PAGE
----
In a world that is changing faster than ever, how can businesses develop a sustainable competitive advantage?
There are many people who treat business like a game. You place a few bets, you win some and you lose some, and then you move on. But these bets often have human consequences that get overlooked. Even worse though, when discussing business, I often hear words such as ‘domination’ and ‘aggression,’ and phrases like ‘results at all costs.’
If you read strategic management textbooks you’d think that business is only about self-interest. That the whole idea is about being cleverer or faster than your rivals.
In my view, business is not any of those things. Business is real lives. Business is people.
One concept that is doing the rounds has been borrowed from classical philosophy: the common good. The idea proposes that we can create corporate environments that can profit while lending focus to helping people flourish, both within an organisation and our society as a whole.
At a debate hosted by IESE Business School, Jaume Agusti, CEO and Co-Founder of Zenks! argued: “If companies want to be sustainable long-term they must exchange their ‘culture of having’ for a ‘culture of being,’ and look for social benefits beyond profits.”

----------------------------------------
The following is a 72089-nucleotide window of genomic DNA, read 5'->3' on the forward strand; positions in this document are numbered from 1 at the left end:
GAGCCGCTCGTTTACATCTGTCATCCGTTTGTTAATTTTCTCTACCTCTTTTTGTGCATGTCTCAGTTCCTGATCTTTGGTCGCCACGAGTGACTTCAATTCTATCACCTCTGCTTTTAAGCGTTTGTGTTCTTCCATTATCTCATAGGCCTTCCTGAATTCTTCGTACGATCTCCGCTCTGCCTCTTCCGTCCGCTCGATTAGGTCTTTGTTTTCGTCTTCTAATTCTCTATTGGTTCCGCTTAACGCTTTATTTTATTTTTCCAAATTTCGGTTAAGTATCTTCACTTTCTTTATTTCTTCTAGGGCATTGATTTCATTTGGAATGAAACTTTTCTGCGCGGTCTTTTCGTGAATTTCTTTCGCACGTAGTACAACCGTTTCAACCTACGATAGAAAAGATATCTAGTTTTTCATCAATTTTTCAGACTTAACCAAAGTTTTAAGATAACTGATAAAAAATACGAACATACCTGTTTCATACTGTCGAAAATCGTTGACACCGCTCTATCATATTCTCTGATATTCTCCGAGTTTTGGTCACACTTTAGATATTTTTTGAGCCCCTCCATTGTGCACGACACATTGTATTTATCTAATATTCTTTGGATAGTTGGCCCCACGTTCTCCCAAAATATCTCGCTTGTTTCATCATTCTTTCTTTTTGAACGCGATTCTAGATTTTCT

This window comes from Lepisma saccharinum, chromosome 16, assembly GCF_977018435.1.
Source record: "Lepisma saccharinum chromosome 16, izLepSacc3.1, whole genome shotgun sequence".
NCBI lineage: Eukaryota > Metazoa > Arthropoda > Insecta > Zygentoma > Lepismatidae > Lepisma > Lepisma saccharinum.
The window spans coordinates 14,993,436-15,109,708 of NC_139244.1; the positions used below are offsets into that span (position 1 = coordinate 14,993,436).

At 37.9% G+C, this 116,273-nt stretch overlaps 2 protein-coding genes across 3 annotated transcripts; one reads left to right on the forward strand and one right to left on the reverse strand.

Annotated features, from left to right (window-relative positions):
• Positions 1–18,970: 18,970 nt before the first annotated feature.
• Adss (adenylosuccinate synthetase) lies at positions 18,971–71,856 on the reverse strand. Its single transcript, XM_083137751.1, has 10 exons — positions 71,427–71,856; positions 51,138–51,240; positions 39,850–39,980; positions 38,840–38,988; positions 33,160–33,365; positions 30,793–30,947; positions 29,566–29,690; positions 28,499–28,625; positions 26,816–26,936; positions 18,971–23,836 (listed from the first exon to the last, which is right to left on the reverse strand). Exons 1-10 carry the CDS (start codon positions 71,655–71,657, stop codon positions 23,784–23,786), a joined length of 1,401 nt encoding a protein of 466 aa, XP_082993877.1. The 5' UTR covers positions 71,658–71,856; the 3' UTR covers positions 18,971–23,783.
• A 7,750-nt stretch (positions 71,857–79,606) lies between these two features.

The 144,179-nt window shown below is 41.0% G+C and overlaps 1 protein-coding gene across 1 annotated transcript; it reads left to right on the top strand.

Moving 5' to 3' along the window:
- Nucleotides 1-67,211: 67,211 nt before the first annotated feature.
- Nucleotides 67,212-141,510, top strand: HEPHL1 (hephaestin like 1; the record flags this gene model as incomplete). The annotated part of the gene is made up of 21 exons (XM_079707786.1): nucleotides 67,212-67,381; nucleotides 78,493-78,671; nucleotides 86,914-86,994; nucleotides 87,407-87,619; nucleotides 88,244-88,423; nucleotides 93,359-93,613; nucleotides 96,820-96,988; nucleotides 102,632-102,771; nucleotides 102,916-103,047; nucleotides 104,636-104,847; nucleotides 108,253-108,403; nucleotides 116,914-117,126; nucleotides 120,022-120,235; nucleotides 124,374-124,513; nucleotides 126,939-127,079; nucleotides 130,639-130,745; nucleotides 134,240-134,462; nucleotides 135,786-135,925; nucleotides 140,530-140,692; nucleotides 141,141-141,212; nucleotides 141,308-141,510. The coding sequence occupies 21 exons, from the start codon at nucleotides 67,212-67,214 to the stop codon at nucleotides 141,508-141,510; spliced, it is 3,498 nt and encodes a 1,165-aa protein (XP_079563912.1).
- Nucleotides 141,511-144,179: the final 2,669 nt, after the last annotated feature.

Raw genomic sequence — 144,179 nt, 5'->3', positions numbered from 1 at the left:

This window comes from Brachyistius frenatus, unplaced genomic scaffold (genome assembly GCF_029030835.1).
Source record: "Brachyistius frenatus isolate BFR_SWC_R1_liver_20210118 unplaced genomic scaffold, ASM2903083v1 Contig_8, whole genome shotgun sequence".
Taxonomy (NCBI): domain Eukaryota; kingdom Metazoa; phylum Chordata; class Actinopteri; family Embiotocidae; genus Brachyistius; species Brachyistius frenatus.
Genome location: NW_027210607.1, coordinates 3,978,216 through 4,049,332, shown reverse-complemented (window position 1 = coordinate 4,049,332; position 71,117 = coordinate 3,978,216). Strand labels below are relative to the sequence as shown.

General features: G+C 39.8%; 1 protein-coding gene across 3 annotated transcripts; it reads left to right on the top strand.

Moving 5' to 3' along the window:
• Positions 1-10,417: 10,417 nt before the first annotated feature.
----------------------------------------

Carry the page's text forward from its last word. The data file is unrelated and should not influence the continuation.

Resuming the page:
This humanitarian message is in stark contrast to the profit-obsessed world I’ve discussed above. But Agusti’s thought process provokes businesses to think about strategy in innovative and positive ways.
The New Year traditionally marks a time when people look at themselves and make resolutions. Lose weight, stop smoking, get fit, and spend more time with friends. We’ve all heard these kinds of personal goals before. The same message resonates through almost every New Year’s resolution: positive change.
Given the craziness of the world in 2017, perhaps it’s time for the business world to stop and reflect too? Profit is obviously important, but it also matters a great deal how you make money and what you do with it once you have it.
Perhaps one of the causes of where we are today is because money is easy to measure. Numbers are logical and easy to add up. On the other side of the coin, social or environmental impacts are far more difficult to quantify. However, they can be measured if they mean enough to you.
The purpose of your local Co-operative is ‘to make a real difference to the communities we serve.’
I sleep easy with that. It doesn’t mean we’re not commercial. We have to be to exist. But we’re not simply in business for our own sake. Our success enables us to fulfil our purpose.
Despite what is happening in the world around us, I believe businesses in 2017 should take the time to reflect and make changes that allow them to make a tangible difference that goes beyond profits. Businesses can drive positive change for the greater good.
What is the purpose of your business?